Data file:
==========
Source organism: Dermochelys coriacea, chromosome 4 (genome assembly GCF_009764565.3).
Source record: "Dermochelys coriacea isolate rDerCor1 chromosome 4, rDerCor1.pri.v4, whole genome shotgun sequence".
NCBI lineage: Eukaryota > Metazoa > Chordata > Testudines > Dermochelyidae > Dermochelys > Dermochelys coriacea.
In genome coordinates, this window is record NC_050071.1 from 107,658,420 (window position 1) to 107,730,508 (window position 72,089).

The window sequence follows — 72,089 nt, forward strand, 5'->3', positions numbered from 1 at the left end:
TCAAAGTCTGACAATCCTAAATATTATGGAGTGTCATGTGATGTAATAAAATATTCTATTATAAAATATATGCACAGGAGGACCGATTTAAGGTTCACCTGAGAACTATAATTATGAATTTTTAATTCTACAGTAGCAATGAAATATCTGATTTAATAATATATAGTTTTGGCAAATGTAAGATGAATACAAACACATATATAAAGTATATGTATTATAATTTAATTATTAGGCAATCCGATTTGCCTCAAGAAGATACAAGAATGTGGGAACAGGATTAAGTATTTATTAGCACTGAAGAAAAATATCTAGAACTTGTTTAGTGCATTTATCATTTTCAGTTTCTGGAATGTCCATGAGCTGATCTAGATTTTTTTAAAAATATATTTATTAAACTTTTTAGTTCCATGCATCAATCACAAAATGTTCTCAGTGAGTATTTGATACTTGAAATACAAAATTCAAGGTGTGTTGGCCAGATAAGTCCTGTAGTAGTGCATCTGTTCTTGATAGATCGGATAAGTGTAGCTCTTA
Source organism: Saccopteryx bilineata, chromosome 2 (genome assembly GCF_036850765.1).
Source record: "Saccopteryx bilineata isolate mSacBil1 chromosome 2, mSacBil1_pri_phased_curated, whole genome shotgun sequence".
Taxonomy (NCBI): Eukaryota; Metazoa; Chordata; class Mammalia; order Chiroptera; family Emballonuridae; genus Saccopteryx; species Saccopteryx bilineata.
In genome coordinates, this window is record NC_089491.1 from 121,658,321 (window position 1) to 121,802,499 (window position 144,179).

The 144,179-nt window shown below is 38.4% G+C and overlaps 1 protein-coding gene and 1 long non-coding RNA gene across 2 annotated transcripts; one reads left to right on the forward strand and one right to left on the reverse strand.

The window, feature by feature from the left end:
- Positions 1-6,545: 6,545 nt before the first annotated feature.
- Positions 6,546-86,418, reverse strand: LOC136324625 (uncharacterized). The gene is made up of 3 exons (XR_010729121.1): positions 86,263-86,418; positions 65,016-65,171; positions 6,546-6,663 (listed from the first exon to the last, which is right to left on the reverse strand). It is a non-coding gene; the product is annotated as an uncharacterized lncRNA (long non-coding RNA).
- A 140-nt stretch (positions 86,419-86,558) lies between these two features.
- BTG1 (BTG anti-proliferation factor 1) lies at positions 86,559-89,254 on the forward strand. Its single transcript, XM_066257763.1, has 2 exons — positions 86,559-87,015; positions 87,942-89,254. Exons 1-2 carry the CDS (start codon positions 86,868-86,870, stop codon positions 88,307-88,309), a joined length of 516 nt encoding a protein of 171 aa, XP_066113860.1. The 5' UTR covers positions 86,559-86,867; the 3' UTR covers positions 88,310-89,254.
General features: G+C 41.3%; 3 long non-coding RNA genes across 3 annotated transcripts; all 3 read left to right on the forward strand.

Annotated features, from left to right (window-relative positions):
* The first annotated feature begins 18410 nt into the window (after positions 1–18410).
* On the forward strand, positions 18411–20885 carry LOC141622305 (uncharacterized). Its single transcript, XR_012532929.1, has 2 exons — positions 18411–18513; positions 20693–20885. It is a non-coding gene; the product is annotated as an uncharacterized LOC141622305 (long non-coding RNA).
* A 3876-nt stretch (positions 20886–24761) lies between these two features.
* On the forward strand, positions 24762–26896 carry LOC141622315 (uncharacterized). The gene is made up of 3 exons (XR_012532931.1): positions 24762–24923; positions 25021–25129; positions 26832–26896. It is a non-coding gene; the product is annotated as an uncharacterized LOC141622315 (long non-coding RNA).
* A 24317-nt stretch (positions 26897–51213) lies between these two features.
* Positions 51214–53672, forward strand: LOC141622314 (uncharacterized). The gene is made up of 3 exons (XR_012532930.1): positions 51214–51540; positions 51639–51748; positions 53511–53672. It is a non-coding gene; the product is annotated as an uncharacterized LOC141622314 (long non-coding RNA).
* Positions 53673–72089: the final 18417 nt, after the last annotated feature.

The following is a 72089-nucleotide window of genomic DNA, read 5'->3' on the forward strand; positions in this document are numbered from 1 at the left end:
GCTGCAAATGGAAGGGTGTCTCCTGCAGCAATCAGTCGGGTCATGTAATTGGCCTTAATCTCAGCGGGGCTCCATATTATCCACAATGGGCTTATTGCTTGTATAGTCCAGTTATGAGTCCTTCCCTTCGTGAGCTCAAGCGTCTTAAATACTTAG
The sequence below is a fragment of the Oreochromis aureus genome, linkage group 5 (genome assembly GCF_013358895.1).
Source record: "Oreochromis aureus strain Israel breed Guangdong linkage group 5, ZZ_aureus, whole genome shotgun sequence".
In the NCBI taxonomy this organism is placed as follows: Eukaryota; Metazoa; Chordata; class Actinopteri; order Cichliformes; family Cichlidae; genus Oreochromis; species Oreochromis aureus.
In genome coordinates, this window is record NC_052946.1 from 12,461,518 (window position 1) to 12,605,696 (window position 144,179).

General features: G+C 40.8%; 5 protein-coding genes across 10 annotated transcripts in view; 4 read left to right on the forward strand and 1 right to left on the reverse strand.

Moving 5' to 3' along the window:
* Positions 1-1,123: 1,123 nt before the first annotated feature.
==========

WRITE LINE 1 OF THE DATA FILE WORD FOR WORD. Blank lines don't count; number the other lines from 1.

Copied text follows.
Source organism: Dermochelys coriacea, chromosome 4 (genome assembly GCF_009764565.3).